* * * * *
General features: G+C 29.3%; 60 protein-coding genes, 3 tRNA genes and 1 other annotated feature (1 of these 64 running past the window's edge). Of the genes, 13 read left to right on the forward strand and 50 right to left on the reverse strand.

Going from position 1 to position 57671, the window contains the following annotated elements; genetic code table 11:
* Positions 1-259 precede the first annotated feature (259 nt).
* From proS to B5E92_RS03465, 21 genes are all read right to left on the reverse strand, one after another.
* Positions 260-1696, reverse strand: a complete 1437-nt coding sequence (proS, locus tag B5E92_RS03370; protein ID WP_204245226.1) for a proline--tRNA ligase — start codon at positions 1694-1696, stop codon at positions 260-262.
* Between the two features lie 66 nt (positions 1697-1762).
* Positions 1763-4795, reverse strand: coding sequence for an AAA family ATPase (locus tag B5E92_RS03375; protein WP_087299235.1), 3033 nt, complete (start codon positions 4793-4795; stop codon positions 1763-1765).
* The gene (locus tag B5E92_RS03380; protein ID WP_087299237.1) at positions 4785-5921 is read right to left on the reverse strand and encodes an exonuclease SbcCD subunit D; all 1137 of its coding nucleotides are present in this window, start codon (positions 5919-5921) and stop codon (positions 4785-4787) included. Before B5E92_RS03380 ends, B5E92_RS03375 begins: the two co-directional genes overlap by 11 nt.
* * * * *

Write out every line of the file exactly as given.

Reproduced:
General features: G+C 29.3%; 60 protein-coding genes, 3 tRNA genes and 1 other annotated feature (1 of these 64 running past the window's edge). Of the genes, 13 read left to right on the forward strand and 50 right to left on the reverse strand.

Going from position 1 to position 57671, the window contains the following annotated elements; genetic code table 11:
* Positions 1-259 precede the first annotated feature (259 nt).
* From proS to B5E92_RS03465, 21 genes are all read right to left on the reverse strand, one after another.
* Positions 260-1696, reverse strand: a complete 1437-nt coding sequence (proS, locus tag B5E92_RS03370; protein ID WP_204245226.1) for a proline--tRNA ligase — start codon at positions 1694-1696, stop codon at positions 260-262.
* Between the two features lie 66 nt (positions 1697-1762).
* Positions 1763-4795, reverse strand: coding sequence for an AAA family ATPase (locus tag B5E92_RS03375; protein WP_087299235.1), 3033 nt, complete (start codon positions 4793-4795; stop codon positions 1763-1765).
* The gene (locus tag B5E92_RS03380; protein ID WP_087299237.1) at positions 4785-5921 is read right to left on the reverse strand and encodes an exonuclease SbcCD subunit D; all 1137 of its coding nucleotides are present in this window, start codon (positions 5919-5921) and stop codon (positions 4785-4787) included. Before B5E92_RS03380 ends, B5E92_RS03375 begins: the two co-directional genes overlap by 11 nt.